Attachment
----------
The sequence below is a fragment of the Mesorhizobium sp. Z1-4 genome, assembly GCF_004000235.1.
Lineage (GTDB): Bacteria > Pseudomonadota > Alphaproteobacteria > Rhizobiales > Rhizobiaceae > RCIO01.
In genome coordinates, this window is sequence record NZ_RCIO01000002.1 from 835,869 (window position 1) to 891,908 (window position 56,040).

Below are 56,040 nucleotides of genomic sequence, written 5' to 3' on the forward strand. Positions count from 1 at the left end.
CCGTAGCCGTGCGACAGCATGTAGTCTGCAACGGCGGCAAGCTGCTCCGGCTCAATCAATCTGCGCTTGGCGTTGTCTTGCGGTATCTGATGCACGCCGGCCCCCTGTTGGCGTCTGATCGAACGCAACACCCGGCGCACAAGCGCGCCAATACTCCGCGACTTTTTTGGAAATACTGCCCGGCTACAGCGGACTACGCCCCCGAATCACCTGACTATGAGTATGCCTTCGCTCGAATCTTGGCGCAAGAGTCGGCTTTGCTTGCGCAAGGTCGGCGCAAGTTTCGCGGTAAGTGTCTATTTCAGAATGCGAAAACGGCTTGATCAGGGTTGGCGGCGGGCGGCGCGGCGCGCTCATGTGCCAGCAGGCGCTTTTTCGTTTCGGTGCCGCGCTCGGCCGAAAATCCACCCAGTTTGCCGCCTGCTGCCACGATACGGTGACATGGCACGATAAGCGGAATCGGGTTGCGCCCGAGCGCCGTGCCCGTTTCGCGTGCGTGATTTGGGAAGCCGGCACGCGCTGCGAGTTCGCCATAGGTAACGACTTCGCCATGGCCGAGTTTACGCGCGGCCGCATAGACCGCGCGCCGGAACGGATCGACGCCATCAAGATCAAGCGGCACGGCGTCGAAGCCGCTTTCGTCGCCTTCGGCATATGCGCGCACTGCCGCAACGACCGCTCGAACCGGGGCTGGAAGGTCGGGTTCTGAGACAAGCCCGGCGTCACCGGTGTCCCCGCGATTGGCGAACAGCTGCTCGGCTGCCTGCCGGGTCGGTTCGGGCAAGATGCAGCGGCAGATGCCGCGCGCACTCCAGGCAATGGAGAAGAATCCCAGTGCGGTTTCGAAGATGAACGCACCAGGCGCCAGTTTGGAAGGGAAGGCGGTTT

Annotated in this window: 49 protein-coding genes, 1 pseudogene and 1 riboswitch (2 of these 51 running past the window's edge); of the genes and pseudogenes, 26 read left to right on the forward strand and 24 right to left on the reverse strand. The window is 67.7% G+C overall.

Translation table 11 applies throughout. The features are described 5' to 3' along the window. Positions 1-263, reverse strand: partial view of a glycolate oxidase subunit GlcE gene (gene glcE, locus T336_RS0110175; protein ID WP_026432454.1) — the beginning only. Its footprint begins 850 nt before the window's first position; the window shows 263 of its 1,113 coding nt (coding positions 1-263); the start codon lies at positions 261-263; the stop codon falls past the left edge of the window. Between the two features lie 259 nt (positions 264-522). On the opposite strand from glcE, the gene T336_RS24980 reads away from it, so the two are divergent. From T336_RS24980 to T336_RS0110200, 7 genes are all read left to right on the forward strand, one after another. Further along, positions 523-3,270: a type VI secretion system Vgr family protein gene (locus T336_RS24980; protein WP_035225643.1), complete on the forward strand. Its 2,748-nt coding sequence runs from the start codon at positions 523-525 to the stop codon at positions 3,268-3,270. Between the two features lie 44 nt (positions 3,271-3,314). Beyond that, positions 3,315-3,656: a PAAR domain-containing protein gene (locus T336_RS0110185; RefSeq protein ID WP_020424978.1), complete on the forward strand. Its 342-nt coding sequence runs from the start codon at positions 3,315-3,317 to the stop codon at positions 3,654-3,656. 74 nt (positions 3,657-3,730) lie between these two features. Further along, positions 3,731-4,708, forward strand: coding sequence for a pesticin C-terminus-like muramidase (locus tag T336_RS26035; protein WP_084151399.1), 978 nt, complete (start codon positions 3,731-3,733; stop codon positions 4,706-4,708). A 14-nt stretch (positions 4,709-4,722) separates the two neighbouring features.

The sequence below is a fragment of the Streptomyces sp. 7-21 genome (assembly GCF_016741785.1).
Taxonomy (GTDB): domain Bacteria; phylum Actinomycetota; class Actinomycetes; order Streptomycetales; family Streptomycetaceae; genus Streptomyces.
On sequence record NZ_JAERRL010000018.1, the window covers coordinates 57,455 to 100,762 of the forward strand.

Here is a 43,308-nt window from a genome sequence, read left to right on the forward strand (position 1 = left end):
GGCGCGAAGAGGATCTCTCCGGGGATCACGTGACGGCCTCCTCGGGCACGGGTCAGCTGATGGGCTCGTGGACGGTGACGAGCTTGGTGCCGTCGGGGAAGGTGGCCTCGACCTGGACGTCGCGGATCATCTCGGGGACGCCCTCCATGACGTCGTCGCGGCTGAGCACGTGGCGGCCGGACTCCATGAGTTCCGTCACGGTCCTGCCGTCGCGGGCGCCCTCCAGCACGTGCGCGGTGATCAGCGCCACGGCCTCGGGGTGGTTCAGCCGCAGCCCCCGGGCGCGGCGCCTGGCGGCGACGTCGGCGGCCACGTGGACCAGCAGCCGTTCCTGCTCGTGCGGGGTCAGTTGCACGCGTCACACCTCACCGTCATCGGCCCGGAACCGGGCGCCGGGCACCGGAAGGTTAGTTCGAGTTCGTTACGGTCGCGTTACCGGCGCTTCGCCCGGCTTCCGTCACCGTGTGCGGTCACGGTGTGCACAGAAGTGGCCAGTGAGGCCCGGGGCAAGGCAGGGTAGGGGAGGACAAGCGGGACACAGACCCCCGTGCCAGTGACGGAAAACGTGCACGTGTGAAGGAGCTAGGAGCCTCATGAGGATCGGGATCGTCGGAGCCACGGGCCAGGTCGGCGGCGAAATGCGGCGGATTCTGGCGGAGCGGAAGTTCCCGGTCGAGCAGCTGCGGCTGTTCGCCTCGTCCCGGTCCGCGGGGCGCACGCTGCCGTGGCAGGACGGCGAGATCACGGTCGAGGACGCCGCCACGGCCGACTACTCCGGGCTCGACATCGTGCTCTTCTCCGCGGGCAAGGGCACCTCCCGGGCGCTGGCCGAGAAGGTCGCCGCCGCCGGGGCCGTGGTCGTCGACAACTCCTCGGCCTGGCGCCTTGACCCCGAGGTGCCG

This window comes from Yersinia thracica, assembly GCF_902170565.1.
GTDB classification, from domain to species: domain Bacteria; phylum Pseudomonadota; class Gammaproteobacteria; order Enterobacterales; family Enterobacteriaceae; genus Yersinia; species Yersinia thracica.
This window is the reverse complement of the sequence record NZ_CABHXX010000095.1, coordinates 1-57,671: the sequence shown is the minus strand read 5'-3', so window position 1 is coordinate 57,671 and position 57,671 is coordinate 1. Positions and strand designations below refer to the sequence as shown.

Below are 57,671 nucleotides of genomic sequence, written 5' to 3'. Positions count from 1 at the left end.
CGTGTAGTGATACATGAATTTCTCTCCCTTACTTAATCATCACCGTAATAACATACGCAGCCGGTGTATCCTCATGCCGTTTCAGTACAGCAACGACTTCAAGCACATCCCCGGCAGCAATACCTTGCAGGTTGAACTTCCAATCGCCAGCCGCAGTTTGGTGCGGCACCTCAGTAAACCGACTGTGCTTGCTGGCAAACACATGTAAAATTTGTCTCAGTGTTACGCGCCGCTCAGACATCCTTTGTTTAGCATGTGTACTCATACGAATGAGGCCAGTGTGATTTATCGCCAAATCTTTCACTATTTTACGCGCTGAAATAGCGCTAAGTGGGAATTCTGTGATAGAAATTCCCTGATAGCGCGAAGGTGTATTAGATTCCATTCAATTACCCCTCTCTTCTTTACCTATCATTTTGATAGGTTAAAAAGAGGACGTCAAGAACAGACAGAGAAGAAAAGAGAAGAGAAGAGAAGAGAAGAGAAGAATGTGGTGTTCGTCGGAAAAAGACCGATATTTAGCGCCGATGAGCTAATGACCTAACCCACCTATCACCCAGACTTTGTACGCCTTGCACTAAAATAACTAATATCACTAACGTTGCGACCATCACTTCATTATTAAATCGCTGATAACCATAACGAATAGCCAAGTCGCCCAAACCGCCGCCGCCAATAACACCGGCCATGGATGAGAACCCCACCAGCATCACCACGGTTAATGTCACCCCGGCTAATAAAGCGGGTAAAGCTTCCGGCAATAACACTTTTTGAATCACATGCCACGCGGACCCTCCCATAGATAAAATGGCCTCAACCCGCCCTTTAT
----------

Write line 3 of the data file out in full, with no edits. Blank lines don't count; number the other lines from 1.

In genome coordinates, this window is sequence record NZ_RCIO01000002.1 from 835,869 (window position 1) to 891,908 (window position 56,040).